Equitable Design for Persons with Disabilities

Equitable Design for Persons with Disabilities

This will be our third workshop with the WITH Foundation, and while each has been a little bit different, at the core we are aiming to address a problem common in product design: designing for the average. Designing for a “typical” target user is common, however, designing for the average excludes a significant portion of the population from conversations during the design and prototyping stages. Nearly 1 billion people worldwide and 18.7% of the American population live with at least one disability.Frequently, these individuals are left out of the user testing and research processes that precede product design and development. While previous workshops have brought technology designers, developers, and people with disabilities (PwD) together, this workshop will focus on educating participants on the best practices for designing accessible products while equipping them with the skills needed to implement Universal Design practices into their own company.

Using interactive exercises, the session will focus on creating empathy towards the needs of people with disabilities in order to facilitate a greater conversation around what it means to design inclusively.  We will be covering everything from the business case of Universal Design, to how to convince decision-makers in your organization to apply inclusive design best practices. For now, here are a couple of concepts we will be covering.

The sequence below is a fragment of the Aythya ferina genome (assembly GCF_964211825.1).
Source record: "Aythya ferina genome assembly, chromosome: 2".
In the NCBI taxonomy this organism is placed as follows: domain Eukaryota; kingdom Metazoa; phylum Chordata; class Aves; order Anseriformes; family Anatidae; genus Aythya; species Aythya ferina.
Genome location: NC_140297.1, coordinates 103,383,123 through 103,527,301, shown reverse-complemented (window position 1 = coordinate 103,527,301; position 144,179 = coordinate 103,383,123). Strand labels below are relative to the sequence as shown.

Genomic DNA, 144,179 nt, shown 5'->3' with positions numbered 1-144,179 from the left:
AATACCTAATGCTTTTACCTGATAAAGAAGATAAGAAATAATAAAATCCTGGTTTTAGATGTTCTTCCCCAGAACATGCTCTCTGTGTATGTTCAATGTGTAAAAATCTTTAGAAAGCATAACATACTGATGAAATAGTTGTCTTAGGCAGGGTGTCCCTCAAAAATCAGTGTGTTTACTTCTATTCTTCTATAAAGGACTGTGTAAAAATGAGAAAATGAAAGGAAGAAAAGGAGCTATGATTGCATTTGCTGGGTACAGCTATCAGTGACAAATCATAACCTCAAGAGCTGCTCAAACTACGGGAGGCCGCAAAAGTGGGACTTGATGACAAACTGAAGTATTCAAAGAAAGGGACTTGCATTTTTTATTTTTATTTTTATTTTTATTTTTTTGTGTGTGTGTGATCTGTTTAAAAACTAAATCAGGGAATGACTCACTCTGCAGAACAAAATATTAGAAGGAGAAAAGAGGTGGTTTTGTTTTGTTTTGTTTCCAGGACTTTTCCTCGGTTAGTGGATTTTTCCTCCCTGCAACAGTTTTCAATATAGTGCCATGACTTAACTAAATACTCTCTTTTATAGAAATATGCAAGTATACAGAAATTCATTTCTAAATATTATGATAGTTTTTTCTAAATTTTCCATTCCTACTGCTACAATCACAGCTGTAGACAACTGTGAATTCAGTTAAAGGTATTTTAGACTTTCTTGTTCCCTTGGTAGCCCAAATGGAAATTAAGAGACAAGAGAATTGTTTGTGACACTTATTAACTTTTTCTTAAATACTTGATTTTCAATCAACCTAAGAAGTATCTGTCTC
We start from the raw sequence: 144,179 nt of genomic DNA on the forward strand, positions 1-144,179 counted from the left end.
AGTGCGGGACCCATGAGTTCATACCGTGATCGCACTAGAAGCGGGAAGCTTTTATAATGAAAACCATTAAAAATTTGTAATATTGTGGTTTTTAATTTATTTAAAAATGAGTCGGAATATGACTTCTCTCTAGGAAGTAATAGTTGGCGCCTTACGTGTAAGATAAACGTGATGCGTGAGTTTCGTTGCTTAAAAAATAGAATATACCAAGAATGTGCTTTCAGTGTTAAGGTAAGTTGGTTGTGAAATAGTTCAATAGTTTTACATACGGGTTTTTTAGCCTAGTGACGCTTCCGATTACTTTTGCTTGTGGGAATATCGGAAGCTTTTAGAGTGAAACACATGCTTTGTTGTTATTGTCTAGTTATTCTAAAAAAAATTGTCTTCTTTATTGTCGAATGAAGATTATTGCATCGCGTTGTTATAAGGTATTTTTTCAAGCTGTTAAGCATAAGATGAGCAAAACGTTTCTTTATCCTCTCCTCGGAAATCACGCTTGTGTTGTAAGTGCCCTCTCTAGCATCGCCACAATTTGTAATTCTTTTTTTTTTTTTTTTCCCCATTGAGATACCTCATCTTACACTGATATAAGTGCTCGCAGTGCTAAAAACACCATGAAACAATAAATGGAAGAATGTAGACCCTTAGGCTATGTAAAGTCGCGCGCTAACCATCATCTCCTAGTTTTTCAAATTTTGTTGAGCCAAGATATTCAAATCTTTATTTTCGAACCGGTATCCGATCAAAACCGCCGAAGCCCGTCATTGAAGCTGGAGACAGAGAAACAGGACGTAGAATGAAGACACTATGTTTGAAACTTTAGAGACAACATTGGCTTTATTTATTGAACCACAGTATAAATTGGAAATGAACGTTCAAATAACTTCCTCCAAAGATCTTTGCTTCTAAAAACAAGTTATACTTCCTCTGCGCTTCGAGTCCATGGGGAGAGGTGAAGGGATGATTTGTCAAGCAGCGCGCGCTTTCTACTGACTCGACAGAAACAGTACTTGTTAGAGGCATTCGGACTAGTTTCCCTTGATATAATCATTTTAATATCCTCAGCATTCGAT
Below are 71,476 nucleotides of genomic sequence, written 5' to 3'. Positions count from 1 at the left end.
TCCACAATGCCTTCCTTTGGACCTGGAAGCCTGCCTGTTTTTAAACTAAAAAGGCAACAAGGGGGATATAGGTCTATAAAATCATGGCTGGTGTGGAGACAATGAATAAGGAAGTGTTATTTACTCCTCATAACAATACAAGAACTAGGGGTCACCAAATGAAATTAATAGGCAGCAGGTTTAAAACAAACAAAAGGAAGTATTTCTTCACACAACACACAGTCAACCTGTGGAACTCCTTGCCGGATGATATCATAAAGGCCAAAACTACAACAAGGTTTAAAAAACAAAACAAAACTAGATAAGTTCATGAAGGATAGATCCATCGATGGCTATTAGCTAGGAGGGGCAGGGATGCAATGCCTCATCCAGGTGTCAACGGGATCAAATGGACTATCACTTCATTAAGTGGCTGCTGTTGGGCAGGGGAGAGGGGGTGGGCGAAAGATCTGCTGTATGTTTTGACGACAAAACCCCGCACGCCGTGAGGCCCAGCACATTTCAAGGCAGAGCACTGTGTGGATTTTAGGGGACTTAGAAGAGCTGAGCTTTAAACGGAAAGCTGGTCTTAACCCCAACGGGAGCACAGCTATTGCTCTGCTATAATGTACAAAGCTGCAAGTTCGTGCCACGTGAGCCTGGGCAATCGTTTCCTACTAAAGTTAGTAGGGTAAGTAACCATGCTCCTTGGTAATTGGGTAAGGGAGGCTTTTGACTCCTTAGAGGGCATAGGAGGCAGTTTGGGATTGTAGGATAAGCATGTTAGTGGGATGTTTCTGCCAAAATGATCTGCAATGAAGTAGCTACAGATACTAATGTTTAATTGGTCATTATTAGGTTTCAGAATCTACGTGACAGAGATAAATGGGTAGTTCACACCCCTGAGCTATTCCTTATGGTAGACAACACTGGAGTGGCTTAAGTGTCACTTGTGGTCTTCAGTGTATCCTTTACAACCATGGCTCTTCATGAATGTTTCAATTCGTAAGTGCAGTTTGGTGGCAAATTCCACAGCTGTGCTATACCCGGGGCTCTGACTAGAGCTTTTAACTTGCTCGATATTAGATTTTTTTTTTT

The Social Model of Disability: Focusing on the perspective that “Stairs make the building inaccessible, not the wheelchair” we will explore how culture turns human traits into disabilities and explain the role society has had in the creation of accessibility barriers.

Persona Spectrums: This quick tool helps to foster empathy and to show how a solution can scale to a broader audience. Holding a child or groceries in one arm can make opening your front door exponentially more difficult to do – in that moment you are experiencing a situational disability.

Universal Benefits: Designing with accessibility in mind creates products that are better for everyone. Can’t think of any examples? Try electric can openers, curb cuts on the sidewalk, and captions on TV. There are countless examples of products that were designed for PwDs and benefit everyone. Our session will explain how universal design results in universal benefit.

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